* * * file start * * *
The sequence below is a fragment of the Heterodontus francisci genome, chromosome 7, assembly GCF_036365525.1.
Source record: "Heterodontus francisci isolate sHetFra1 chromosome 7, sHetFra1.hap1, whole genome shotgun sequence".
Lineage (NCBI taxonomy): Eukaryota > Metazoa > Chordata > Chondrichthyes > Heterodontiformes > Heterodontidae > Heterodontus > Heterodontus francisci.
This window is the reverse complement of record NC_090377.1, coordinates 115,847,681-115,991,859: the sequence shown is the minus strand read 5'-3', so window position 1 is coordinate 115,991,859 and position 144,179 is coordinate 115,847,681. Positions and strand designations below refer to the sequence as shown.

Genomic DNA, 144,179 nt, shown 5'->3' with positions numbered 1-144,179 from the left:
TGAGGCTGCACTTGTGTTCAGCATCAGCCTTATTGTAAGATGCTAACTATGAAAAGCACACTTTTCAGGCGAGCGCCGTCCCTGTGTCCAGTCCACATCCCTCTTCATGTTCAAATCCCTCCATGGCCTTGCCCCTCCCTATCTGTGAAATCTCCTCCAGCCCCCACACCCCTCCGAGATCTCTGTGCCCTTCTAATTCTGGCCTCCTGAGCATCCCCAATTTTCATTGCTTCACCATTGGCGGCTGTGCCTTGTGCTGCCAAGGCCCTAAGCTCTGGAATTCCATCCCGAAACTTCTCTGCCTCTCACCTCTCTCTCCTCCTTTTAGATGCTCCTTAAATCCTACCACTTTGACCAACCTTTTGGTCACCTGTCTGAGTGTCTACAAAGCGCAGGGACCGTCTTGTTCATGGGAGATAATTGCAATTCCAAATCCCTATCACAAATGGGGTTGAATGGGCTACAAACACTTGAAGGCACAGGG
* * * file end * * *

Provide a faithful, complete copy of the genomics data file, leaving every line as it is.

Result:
The sequence below is a fragment of the Heterodontus francisci genome, chromosome 7, assembly GCF_036365525.1.
Source record: "Heterodontus francisci isolate sHetFra1 chromosome 7, sHetFra1.hap1, whole genome shotgun sequence".
Lineage (NCBI taxonomy): Eukaryota > Metazoa > Chordata > Chondrichthyes > Heterodontiformes > Heterodontidae > Heterodontus > Heterodontus francisci.
This window is the reverse complement of record NC_090377.1, coordinates 115,847,681-115,991,859: the sequence shown is the minus strand read 5'-3', so window position 1 is coordinate 115,991,859 and position 144,179 is coordinate 115,847,681. Positions and strand designations below refer to the sequence as shown.

Genomic DNA, 144,179 nt, shown 5'->3' with positions numbered 1-144,179 from the left:
TGAGGCTGCACTTGTGTTCAGCATCAGCCTTATTGTAAGATGCTAACTATGAAAAGCACACTTTTCAGGCGAGCGCCGTCCCTGTGTCCAGTCCACATCCCTCTTCATGTTCAAATCCCTCCATGGCCTTGCCCCTCCCTATCTGTGAAATCTCCTCCAGCCCCCACACCCCTCCGAGATCTCTGTGCCCTTCTAATTCTGGCCTCCTGAGCATCCCCAATTTTCATTGCTTCACCATTGGCGGCTGTGCCTTGTGCTGCCAAGGCCCTAAGCTCTGGAATTCCATCCCGAAACTTCTCTGCCTCTCACCTCTCTCTCCTCCTTTTAGATGCTCCTTAAATCCTACCACTTTGACCAACCTTTTGGTCACCTGTCTGAGTGTCTACAAAGCGCAGGGACCGTCTTGTTCATGGGAGATAATTGCAATTCCAAATCCCTATCACAAATGGGGTTGAATGGGCTACAAACACTTGAAGGCACAGGG